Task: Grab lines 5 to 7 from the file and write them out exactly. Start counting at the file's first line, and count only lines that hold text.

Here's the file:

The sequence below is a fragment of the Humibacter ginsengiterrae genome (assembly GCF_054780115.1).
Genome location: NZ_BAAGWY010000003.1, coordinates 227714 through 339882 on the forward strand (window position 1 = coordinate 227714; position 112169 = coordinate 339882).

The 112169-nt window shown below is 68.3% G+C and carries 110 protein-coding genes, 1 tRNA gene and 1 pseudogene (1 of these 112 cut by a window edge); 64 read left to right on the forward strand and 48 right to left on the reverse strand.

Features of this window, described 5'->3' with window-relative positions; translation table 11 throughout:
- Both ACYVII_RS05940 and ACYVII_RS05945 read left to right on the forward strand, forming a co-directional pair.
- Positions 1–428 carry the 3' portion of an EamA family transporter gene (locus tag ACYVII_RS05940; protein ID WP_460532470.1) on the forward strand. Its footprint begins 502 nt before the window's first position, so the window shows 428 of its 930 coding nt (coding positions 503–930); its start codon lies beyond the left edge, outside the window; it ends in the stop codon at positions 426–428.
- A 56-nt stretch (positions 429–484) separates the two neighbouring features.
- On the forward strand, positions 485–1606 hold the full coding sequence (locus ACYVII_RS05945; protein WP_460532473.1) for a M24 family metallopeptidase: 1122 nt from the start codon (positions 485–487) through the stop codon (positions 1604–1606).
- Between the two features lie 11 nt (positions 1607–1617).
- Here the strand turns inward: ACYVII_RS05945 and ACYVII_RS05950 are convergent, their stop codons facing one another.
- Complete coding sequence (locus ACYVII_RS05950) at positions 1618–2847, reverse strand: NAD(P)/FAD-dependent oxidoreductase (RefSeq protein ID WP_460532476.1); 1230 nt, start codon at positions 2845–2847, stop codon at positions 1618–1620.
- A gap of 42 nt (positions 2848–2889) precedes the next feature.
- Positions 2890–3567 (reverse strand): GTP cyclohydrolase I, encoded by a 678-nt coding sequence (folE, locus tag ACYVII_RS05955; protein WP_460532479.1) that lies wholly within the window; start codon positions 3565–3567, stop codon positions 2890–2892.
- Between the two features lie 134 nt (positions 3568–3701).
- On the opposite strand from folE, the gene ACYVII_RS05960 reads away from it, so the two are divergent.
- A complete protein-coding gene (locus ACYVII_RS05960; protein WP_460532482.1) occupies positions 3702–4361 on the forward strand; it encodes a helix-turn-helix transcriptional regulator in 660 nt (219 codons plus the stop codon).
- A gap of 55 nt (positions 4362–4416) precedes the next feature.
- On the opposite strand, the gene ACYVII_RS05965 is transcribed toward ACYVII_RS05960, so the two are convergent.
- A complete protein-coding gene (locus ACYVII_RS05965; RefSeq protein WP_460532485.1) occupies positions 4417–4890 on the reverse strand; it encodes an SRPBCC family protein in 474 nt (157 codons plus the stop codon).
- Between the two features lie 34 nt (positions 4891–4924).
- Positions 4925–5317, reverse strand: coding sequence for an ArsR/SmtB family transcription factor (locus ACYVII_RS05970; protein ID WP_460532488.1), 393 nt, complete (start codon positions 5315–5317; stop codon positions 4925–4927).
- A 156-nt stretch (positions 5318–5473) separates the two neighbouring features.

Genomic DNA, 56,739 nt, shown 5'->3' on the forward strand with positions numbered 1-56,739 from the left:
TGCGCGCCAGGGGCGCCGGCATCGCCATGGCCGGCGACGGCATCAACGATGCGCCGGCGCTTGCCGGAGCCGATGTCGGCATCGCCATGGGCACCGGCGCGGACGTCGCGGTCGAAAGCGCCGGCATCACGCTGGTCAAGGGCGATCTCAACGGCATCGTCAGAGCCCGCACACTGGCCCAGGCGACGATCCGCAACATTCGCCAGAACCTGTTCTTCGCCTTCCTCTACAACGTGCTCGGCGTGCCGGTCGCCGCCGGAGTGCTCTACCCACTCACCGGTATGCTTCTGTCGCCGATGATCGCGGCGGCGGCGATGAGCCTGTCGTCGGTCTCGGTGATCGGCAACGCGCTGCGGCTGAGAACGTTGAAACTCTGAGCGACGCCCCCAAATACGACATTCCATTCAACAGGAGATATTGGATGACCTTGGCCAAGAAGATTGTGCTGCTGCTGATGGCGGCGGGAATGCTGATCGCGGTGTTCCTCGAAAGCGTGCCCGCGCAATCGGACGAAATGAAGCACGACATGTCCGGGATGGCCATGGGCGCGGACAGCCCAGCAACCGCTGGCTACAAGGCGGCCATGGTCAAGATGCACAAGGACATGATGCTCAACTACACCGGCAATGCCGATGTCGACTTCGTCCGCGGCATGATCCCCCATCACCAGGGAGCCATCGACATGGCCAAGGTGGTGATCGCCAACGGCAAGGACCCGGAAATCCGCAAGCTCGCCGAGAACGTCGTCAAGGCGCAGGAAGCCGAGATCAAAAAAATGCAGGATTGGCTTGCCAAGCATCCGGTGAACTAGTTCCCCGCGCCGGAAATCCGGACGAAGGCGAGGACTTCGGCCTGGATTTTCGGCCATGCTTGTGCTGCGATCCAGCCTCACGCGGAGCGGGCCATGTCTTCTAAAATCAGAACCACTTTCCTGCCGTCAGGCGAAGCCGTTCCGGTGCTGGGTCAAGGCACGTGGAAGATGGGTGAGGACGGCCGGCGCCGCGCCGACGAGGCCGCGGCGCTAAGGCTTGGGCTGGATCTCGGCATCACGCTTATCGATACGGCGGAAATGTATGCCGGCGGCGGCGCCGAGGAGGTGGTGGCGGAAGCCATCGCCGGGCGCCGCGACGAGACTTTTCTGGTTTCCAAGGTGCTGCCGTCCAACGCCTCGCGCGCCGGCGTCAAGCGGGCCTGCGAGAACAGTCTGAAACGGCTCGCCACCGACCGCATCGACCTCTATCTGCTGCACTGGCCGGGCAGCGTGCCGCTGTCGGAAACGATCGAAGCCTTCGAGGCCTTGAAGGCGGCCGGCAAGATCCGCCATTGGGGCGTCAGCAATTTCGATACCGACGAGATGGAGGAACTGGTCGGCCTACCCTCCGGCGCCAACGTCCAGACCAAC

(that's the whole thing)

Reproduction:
- Both ACYVII_RS05940 and ACYVII_RS05945 read left to right on the forward strand, forming a co-directional pair.
- Positions 1–428 carry the 3' portion of an EamA family transporter gene (locus tag ACYVII_RS05940; protein ID WP_460532470.1) on the forward strand. Its footprint begins 502 nt before the window's first position, so the window shows 428 of its 930 coding nt (coding positions 503–930); its start codon lies beyond the left edge, outside the window; it ends in the stop codon at positions 426–428.
- A 56-nt stretch (positions 429–484) separates the two neighbouring features.